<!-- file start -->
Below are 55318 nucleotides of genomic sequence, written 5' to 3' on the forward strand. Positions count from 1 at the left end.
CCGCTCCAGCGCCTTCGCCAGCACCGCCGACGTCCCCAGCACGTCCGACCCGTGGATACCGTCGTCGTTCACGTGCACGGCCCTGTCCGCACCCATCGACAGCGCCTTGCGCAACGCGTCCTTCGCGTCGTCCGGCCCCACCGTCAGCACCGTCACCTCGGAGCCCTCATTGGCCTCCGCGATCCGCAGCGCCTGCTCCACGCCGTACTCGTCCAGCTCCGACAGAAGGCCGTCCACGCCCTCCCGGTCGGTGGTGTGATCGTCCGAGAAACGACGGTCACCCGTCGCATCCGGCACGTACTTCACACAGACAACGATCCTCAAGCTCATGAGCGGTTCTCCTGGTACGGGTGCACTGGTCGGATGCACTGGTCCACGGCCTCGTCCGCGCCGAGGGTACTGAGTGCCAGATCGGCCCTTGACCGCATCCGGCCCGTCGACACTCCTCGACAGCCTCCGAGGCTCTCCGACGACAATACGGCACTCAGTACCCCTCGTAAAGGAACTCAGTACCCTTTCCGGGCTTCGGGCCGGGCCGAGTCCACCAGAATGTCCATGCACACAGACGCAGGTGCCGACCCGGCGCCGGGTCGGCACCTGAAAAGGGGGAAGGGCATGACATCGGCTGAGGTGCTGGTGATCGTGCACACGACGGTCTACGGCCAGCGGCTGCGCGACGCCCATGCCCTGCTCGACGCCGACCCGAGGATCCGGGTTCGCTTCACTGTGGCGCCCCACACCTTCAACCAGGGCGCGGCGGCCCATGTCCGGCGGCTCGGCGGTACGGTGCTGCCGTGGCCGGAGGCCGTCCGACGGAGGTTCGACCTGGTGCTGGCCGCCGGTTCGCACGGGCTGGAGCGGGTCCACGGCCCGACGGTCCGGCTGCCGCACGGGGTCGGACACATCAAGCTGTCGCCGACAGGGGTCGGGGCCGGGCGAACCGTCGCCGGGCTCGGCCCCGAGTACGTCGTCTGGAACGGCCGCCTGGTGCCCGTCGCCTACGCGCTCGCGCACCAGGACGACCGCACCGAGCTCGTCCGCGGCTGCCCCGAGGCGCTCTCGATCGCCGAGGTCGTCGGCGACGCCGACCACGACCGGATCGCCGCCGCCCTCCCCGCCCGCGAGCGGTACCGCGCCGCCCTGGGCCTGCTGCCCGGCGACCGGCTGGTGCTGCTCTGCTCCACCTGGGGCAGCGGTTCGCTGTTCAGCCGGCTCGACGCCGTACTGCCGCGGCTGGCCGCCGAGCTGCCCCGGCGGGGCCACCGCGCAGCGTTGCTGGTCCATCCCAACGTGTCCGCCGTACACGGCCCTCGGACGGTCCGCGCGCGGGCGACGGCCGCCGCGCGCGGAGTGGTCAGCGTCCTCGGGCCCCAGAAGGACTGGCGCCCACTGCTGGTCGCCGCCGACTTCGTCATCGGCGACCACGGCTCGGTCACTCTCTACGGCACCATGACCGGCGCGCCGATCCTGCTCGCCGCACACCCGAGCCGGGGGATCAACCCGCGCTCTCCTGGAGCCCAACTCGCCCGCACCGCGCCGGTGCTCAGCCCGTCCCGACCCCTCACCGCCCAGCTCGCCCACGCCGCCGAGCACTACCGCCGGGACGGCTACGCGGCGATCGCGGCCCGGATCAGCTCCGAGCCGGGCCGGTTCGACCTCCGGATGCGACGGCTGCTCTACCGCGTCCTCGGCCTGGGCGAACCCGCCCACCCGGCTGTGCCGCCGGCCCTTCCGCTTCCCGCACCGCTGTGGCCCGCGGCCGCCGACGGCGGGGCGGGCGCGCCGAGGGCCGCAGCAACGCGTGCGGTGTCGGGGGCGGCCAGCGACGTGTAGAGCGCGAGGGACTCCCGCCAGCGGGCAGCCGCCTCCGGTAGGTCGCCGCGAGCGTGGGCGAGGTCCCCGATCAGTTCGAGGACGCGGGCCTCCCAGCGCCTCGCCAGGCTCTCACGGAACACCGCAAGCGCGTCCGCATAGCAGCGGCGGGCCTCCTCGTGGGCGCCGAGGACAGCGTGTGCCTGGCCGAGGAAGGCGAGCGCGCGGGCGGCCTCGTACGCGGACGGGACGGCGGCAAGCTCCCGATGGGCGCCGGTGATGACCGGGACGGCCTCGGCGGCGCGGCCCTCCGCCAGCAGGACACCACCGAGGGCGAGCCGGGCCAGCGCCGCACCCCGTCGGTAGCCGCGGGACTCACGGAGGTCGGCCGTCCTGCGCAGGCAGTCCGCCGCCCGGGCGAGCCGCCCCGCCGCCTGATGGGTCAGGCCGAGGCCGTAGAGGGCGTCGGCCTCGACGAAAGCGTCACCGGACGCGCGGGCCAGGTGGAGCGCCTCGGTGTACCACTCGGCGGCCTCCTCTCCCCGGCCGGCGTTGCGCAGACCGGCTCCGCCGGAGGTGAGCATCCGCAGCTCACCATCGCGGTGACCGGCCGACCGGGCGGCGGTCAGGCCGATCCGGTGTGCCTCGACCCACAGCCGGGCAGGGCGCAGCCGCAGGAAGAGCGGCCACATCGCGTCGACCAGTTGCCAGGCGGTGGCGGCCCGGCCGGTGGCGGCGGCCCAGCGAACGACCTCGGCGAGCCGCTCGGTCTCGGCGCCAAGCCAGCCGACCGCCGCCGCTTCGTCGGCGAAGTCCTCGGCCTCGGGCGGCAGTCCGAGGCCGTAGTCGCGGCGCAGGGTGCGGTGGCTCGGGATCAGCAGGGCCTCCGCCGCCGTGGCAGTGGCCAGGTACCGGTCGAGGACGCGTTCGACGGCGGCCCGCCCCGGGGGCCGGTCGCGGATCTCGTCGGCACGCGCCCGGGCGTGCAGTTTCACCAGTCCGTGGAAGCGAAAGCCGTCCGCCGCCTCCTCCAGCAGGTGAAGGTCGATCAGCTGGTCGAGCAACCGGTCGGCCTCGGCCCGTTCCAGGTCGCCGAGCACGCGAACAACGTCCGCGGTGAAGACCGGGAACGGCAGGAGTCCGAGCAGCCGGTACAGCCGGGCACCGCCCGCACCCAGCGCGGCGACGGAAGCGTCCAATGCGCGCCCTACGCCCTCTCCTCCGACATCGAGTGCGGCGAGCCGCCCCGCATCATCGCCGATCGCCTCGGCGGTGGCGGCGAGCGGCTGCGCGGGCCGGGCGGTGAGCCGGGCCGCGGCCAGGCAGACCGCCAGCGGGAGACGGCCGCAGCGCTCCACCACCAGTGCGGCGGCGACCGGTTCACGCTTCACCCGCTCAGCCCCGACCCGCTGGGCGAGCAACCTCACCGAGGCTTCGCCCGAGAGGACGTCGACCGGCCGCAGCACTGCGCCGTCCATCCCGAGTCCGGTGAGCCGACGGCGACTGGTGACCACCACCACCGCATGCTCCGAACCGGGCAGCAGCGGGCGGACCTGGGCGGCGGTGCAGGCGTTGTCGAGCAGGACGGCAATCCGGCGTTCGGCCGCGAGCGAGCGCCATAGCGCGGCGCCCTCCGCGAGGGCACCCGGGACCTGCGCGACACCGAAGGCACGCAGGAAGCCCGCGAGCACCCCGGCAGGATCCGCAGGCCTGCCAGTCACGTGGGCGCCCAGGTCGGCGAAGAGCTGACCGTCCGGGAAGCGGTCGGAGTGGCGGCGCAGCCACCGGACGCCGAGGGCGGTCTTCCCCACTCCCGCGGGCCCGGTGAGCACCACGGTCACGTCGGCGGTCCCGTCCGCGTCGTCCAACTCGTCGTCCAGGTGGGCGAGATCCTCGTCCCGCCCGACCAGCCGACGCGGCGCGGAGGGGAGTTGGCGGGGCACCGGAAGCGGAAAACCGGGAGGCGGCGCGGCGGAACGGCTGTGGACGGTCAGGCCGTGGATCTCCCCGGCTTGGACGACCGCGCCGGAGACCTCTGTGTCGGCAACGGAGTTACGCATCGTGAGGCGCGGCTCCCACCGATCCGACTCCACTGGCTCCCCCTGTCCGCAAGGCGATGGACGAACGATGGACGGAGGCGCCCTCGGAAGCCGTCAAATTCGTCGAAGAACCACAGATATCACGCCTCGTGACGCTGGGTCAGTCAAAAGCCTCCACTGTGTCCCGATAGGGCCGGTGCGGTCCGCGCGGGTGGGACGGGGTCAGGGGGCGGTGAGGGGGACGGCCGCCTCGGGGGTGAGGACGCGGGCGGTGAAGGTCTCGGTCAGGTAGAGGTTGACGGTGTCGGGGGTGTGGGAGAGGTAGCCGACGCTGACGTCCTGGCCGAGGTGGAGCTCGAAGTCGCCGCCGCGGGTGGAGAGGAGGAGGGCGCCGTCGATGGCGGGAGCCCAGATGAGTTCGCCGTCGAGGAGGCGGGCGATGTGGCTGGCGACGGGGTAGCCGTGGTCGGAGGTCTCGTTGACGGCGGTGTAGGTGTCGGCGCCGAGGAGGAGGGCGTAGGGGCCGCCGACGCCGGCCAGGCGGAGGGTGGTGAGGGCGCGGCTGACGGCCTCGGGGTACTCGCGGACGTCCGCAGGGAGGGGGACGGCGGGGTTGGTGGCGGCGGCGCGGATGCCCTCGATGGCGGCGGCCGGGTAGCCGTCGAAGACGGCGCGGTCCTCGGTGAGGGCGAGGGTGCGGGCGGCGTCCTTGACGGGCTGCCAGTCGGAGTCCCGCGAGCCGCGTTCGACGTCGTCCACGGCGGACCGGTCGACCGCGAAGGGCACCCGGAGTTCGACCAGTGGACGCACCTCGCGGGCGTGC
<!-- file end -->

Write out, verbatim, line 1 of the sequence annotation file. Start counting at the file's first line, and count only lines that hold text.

Below are 55318 nucleotides of genomic sequence, written 5' to 3' on the forward strand. Positions count from 1 at the left end.